Manitoba government ends freeze on municipal grants, announces March 7 budget date

WINNIPEG — The Manitoba government announced an end to a seven-year freeze on its unconditional grants to municipalities Friday, addressing a long-standing complaint from civic leaders ahead of a provincial election.

The baseline operating grants are to rise this year by an average of 28 per cent at a cost of $47 million to the province.

"We recognize municipalities and communities across our province are facing significant pressures that impact their ability to deliver important projects and services," Premier Heather Stefanson said.

The increase in the baseline grant, which does not include special funding for infrastructure projects and other items, will vary by municipality.

Winnipeg will see its grant increase by 14 per cent and Brandon’s funding will grow by 39 per cent. Winnipeg will also get a special one-time transit grant of $13 million.

Municipalities with fewer than 5,000 residents and northern communities will see larger increases in their baseline funding — more than 50 per cent in many cases — to reflect the higher cost of providing services in sparsely populated areas, Stefanson said.

The money was welcomed by municipal leaders, even if it was not as much as some were seeking.

"Is the dollar number the one we were hoping for or looking for? Probably not," said Jeff Browaty, a Winnipeg city councillor.

"But again, there's still other stuff I think to come."

The Association of Manitoba Municipalities welcomed the extra funding for smaller and northern communities, which consists partly of a flat $25,000 funding increase not available to more urban areas.

"You have a lot of municipalities that are covering a massive span of miles and a very, very low population base," said Kam Blight, president of the Association of Manitoba Municipalities.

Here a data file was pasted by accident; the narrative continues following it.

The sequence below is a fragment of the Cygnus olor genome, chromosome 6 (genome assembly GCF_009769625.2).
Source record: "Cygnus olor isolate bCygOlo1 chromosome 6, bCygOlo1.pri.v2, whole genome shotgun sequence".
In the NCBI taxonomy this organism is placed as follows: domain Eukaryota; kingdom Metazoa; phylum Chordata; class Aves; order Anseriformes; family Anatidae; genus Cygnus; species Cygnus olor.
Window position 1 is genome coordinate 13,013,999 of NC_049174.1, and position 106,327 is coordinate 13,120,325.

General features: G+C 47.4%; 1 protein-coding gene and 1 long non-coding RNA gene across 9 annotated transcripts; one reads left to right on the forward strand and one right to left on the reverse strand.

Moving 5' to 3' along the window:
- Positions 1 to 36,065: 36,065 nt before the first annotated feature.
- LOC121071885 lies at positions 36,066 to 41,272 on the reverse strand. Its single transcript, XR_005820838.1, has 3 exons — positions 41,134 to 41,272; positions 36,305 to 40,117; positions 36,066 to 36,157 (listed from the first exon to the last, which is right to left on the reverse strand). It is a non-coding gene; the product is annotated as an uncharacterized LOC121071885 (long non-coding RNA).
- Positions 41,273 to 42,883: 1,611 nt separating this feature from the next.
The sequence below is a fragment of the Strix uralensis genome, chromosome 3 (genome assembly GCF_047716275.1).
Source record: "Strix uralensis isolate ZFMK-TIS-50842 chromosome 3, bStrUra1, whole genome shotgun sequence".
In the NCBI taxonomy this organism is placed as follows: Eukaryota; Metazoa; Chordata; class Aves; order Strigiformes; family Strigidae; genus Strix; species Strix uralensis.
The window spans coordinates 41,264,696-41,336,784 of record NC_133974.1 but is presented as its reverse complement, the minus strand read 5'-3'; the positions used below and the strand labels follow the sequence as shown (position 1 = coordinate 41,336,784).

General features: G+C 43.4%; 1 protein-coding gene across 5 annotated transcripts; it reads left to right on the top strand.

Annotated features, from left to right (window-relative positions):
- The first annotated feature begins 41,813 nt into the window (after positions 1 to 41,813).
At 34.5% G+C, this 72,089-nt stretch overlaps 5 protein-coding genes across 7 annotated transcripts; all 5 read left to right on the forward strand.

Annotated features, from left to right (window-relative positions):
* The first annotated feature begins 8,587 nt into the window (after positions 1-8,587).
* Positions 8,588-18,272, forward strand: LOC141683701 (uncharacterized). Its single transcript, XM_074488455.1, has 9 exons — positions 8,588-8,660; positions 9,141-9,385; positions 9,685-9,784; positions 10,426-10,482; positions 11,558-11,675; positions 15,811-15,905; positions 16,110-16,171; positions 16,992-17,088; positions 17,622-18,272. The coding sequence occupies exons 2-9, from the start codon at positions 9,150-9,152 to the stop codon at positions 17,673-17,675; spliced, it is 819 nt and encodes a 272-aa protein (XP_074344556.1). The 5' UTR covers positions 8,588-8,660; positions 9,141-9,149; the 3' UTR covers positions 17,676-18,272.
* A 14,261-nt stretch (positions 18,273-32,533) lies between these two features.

Stefanson also announced Friday that the provincial budget is to be delivered March 7, and it will contain more new spending including more income supports to help people with the rising cost of living. The government recently issued cheques of up to $375 for people with net family incomes of less than $175,000.

"You'll see more relief coming forward in the next budget," the premier said.

The Progressive Conservative government has been making several spending announcements in recent weeks as it faces a provincial election scheduled for Oct. 3. The Tories have been trailing the Opposition New Democrats in opinion polls for more than two years.

The freeze on municipal funding was enacted in 2016 as part of then-premier Brian Pallister's drive to balance the budget. Manitoba has run deficits almost every year since 2009.

"Our government does realize that 2016 numbers don't go as far as they used to," Municipal Relations Minister Andrew Smith said.

This report by The Canadian Press was first published Feb. 24, 2023.

Steve Lambert, The Canadian Press